Enter the Care Act, which would strip alcohol businesses of their Commerce Clause protections and thus eliminate their ability to sue states in federal court. [link]
Okay.  So that's the story.  But what's the story behind the story?  Why would someone in Congress feel it necessary to introduce this kind of protectionist legislation when there are so many other pressing issues facing this country of ours?  And why do it (in this the age of eBay, internet marketing, and global commerce) when this kind of wall-building has proven time and again to be detrimental to consumers' way of life?

For an answer we turn to the guy who introduced the bill, one Jason Chaffetz of Utah.  Here's his explanation.  Or not:

I want to preserve states’ rights to decide the appropriate regulation of alcohol within their borders.  Most importantly, the bill preserves the status quo on Utah’s unique regulatory regime, and reaffirms the presumed validity of Utah’s laws.

He's a states' rights champion?  Are we to believe that?

As a bit of background, this is a fight that has been ongoing for years between beer and wine wholesalers - who want to limit our access to out-of-state purchases of the goods they sell to retailers down the street from you - and producers - who are set up to sell direct over the internet, anywhere in the country.  Some politicians side with the wholesalers, some with producers, retailers, and the public.  

For a bit of a taste of how bad this gets, the New York Times reports:

"Alabama oenophiles [jf: i.e. wine lovers] can order wine only from an out-of-state producer if they have received written approval from the state’s Beverage Control Board. Wineries can ship into Indiana and Delaware only to consumers who have visited the winery and made a purchase in person. In 37 states, residents are prohibited from ordering wine from online retailers or auction houses or even joining wine-of-the-month clubs."

Believe it or not.

And it's not limited to beer and wine.  One state even regulates the sale of out-of-state caskets to in-state consumers.  To protect "states' rights," if not dead consumers, one might expect to be told.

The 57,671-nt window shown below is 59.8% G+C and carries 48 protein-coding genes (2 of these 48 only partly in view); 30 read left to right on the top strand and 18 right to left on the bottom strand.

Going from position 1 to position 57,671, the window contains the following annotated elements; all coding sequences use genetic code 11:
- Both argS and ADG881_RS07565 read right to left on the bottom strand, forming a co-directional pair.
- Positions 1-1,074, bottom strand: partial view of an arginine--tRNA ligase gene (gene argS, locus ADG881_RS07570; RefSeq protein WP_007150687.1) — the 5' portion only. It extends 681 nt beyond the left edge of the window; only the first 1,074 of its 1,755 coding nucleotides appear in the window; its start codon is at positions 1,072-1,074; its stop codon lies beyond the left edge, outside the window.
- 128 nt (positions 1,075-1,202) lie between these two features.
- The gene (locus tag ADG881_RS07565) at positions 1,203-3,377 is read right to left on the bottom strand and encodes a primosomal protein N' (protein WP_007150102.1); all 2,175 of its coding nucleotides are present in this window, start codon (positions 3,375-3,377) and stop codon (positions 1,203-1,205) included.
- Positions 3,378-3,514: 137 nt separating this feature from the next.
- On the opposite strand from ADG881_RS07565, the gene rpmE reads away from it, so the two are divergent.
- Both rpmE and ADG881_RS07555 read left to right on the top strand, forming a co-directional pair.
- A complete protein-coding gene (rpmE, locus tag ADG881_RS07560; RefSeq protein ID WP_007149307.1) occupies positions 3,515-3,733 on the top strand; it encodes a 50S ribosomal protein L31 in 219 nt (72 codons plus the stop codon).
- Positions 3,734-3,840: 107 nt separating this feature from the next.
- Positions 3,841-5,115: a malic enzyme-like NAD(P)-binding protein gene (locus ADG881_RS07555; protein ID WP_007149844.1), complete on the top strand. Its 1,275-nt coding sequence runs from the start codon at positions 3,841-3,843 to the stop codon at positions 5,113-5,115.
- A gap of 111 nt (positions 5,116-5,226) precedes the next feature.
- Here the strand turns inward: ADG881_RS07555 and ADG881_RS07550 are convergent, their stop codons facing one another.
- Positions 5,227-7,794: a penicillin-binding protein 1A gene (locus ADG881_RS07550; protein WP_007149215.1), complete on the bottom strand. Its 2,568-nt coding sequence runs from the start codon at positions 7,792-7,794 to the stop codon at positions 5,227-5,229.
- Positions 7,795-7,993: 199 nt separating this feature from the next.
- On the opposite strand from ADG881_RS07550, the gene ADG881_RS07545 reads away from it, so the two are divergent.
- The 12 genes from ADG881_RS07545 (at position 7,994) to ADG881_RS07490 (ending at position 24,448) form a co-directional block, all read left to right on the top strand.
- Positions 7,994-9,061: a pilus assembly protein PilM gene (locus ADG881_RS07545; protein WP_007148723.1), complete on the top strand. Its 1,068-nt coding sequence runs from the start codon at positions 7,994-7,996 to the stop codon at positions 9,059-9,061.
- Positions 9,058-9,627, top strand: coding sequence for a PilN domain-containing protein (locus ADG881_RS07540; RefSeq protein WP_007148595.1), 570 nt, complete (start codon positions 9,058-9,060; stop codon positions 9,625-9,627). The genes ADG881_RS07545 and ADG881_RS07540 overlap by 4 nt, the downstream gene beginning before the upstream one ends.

Here in Virginia, this battle was fought and the free exercise of commerce was - more or less - won.

But why Utah and why this Chaffetz person?  This article hints that his motivation might come from the fact that he's a Mormon and Utah is crawling with Mormons.  This one suggests that the congressman is beholden to beer and wine distributors because they are major donors to his reelection fund.  This blast from a Utah libertarian would have us believe that Jason Chaffetz has a voting history of being opposed to liberty.

Whatever the reason for it, Chaffetz is wrong to try to inhibit interstate commerce.  Today it's wine.  Tomorrow it's computers.  Or movies.  Or books.  Or Google (for God's sake).

The nation has moved beyond these circa 1920's interstate trade barriers.  It would do the good congressman well to do the same.

Krugman's Just a Politician

Politician.  A word that carries with it everything one conjures when thinking about rats and snakes.

Michelle Malkin makes note this morning of the fact that New York Times columnist politician Paul Krugman was once in favor of raising the retirement age when it comes to Medicare (considering the proposal to be "sensible") but now ridicules Republicans for suggesting that we do just that.

Slimy, man.  And so not pretty.